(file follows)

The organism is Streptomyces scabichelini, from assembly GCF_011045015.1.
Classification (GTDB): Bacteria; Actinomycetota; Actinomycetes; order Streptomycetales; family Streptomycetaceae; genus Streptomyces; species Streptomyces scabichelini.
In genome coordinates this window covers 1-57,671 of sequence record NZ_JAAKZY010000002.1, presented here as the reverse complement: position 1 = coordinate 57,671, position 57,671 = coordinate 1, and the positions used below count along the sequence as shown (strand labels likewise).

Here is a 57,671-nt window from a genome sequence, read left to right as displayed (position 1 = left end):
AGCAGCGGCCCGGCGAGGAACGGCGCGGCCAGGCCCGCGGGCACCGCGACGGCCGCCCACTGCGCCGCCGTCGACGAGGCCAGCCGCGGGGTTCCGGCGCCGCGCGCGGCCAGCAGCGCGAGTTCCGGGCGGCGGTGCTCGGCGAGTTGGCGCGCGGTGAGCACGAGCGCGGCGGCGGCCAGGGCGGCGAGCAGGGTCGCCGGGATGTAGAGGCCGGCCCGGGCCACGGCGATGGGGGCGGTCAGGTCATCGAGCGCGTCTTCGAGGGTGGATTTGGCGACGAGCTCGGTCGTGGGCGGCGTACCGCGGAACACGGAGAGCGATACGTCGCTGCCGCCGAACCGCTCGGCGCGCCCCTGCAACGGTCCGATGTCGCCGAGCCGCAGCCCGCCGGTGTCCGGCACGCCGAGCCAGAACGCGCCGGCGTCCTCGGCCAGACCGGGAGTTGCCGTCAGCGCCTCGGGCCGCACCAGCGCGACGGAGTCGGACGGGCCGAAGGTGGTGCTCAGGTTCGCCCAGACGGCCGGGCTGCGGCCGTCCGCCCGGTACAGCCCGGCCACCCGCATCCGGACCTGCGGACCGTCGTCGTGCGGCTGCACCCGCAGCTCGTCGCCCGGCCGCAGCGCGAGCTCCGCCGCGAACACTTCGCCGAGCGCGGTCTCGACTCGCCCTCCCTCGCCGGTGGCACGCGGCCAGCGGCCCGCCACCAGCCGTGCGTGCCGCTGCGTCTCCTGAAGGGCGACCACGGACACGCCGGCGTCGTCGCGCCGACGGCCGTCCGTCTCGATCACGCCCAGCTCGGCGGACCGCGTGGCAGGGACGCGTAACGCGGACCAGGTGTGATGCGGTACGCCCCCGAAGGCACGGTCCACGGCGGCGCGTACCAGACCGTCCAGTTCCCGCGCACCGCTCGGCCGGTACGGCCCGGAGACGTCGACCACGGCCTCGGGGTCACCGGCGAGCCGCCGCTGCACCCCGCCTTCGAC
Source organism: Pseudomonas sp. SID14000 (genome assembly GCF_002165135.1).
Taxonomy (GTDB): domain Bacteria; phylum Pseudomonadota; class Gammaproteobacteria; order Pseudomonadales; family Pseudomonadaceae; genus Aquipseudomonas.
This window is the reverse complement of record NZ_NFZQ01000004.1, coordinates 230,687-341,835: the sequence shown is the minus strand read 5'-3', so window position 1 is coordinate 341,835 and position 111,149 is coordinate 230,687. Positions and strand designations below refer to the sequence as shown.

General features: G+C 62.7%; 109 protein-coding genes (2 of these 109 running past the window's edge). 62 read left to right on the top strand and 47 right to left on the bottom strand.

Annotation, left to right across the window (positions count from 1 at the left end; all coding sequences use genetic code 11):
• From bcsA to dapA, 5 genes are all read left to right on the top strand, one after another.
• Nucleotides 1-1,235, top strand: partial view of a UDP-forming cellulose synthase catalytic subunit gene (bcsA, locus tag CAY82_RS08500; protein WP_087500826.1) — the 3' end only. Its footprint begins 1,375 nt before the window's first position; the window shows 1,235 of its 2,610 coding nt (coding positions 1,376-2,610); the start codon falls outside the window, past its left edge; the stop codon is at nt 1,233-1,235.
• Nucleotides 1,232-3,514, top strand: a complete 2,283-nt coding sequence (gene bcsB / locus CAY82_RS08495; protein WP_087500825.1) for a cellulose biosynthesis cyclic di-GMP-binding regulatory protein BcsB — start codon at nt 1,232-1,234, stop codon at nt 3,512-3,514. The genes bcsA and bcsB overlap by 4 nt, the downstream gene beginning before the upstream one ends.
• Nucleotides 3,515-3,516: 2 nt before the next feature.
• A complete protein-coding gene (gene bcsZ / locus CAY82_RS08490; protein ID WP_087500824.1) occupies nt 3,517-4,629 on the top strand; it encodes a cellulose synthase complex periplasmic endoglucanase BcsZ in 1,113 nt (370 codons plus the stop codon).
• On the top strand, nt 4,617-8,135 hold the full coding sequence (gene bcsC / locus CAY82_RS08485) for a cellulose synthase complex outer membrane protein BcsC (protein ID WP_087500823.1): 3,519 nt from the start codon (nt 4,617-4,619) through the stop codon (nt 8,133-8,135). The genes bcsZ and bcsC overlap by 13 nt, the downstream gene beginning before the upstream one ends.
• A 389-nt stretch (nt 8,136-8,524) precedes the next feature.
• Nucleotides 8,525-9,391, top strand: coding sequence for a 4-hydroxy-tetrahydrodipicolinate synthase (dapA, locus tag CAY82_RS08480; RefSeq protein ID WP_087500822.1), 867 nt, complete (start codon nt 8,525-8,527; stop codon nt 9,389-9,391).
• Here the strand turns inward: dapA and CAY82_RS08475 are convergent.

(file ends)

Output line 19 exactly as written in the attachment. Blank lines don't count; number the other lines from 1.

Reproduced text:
• Here the strand turns inward: dapA and CAY82_RS08475 are convergent.